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Jimmy Page performs onstage at the 24th Annual Rock and Roll Hall of Fame Induction Ceremony at Public Hall on April 4, 2009 in Cleveland, Ohio. WireImage

Jimmy Page will see his official autography, Jimmy Page by Jimmy Page, a photographic essay he personally created to tell his story for the first time, hit major bookstores in October after being published as a limited edition in 2010. It will retail at $60, but is currently available via pre-order at Amazon for $50.

The book will be published by Genesis Publications, home of rock biographies from Ringo Starr, Eric Clapton and David Bowie; visual artists such as Shepard Fairey, Storm Thorgerson and Sir Peter Blake; and contributing writers such as Tom Hanks and Steven Spielberg.

Page will tell the story in his own words, combined with a handpicked selection of 650 photographs. He arranged the content into a narrative order and oversaw the design of the book.

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Said Page: “I’ve been asked on a number of occasions to do a written book and I thought of the other side of the coin. I thought it would be unique to have an autobiography in photographs, charting my whole musical journey. It was important to include every milestone along the way, so people who were fans of the music have got a real testament of the times.”

The intensely private rock guitar legend narrates the story of his legendary career for the first time in the form of captioning the pictures.

Delving into his personal archives, the book reveals never-before-seen photographs, working visas, memorabilia and every one of his passports, saved throughout his life. Jimmy’s passport stamps were used to verify all tour dates, making the tome an authoritative historical account.

“All those artifacts really make up a complete picture, which just keeps unfolding as you turn each page of the book,” says Page.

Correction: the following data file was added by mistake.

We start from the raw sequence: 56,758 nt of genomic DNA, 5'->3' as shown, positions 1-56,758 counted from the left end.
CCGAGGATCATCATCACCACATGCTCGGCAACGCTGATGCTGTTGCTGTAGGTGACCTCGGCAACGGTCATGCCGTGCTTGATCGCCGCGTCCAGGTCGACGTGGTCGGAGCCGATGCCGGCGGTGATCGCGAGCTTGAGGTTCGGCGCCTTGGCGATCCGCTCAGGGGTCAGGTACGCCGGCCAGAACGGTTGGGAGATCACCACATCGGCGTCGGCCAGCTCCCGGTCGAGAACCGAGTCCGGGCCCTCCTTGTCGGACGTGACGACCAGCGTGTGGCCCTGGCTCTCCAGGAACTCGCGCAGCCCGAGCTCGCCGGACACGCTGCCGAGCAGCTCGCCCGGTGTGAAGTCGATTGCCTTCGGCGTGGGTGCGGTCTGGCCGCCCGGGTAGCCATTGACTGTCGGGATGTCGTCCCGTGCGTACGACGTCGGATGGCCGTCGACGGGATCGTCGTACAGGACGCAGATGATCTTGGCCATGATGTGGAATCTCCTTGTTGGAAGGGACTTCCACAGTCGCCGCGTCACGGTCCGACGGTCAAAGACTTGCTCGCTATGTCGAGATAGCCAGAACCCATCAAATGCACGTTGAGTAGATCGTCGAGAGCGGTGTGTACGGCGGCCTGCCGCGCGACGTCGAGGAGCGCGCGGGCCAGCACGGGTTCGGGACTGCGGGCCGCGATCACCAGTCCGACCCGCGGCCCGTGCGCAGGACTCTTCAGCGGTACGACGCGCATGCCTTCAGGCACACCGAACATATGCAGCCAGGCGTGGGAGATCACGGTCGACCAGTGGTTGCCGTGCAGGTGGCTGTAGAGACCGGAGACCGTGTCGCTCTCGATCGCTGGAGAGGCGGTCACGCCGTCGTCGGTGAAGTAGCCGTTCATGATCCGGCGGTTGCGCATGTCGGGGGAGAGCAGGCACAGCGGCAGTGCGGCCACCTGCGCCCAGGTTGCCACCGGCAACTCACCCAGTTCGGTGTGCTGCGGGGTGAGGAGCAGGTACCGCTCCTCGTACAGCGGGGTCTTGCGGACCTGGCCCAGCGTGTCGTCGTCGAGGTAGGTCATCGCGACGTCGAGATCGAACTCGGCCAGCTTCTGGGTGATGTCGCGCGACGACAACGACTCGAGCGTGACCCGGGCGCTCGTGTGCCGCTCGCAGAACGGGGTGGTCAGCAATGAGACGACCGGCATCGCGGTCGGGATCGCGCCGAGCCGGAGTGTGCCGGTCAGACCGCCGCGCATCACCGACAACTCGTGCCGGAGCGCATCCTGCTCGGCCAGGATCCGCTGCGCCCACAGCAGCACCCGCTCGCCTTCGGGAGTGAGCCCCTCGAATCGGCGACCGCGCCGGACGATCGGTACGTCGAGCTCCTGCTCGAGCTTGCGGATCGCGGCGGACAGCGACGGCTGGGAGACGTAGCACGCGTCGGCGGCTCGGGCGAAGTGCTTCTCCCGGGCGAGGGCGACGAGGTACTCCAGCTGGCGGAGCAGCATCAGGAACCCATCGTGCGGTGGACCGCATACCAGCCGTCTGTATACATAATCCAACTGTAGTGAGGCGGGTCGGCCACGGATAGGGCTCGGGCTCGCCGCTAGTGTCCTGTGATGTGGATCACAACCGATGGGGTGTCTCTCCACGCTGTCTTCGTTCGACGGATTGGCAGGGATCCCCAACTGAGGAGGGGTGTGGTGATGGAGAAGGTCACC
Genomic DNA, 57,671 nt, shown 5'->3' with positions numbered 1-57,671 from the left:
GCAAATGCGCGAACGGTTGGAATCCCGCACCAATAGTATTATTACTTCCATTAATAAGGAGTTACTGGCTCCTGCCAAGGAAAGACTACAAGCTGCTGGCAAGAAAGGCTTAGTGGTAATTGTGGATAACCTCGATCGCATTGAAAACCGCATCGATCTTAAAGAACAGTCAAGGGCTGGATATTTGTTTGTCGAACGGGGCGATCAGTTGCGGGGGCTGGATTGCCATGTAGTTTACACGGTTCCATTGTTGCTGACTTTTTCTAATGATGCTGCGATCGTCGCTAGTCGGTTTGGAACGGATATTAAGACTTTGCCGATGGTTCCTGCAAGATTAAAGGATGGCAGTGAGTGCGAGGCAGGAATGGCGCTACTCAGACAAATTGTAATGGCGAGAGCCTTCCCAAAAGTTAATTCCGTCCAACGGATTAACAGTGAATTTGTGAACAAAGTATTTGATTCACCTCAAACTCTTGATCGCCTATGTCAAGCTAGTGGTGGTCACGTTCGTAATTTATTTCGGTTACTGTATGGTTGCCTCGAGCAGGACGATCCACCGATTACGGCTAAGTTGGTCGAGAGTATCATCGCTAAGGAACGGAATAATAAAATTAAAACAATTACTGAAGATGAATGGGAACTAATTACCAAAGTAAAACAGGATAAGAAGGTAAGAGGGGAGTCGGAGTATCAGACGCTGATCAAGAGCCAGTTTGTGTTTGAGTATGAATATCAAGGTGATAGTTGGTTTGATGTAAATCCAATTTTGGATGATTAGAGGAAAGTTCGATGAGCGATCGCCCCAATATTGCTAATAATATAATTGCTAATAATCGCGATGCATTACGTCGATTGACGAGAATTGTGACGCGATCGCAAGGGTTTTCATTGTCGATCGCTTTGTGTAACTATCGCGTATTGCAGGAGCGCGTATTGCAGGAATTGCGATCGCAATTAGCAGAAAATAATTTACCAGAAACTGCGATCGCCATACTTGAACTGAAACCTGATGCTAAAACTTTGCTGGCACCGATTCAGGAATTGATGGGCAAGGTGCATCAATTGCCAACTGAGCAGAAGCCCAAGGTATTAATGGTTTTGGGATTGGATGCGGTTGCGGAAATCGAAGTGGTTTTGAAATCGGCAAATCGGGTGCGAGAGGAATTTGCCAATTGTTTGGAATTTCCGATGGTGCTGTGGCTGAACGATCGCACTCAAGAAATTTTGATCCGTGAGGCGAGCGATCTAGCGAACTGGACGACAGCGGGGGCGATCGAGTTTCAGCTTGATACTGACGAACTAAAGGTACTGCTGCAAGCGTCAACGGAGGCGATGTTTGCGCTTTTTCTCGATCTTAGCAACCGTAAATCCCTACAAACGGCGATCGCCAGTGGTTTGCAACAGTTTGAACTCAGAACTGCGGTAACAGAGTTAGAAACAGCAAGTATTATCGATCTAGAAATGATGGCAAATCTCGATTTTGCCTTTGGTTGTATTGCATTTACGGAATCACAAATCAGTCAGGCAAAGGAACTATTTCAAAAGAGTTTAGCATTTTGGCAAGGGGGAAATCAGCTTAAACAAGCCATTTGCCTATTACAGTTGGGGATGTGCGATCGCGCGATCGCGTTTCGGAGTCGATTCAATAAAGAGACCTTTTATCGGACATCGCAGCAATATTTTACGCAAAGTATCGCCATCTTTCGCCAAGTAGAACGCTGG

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In addition to Jimmy’s own photos, and those chosen from various sources including fans and magazines, his book showcases a collection of iconic portraits and rare images by over 70 of the greatest names in rock photography, including Ross Halfin, Kate Simon, Gered Mankowitz,Dominique Tarlé, Pennie Smith and Jim Marshall. Jimmy chose one of his favorite portraits for the book cover: a 1977 passport photo, shot by Neal Preston on board Led Zeppelin’s private tour plane.

There are many rare finds throughout, such as Led Zeppelin playing an impromptu gig in a nightclub in Jersey, or double-exposure shots of Jimmy and Brian Jones by Ian Stewart.

Added Page: “I wanted to make it as thorough as possible, so that meant trawling through all the thousands of files that photographers had taken, and pulling from my personal collection as well. There’s a photo of me playing the guitar by the fire at Bron-Yr-Aur cottage. It’s the most complete document that there’s ever going to be because of the amount of time that I’ve put into every aspect.”

Over two years in the making, this 512-page volume documents Page’s musical journey, from a 13-year-old choirboy to ‘60s session musician, through the Yardbirds to Led Zeppelin and beyond. 

“You see this young man growing, from when I’m a choirboy – and took my guitar along to see if I could tune it up from the organ – right through to almost yesterday,” he says.

On May 10, Jimmy Page will receive an honorary doctorate from the prestigious Berklee School of Music, joining previous recipients the Eagles, B.B. King, Steve Winwood, Dizzy Gillespie, George Martin and David Bowie.

Originally conceived as a limited edition of only 2,500 copies worldwide, the first printing of Jimmy Page by Jimmy Page sold out within weeks of release. In the spring of 2010, it became the fastest-selling book in Genesis Publications’ 40-year history, even at a price tag of £445 (more than $750).

“I always like to do something different – if you’re inspired by an idea, really make something of that inspiration,” says Page. “That goes for music, as well as anything else – even putting a book together! To have a photographic autobiography is a totally different way of looking at things, but it does the job very well and I think it will bring a lot of pleasure to people.”

  • This article originally appeared in THR.com.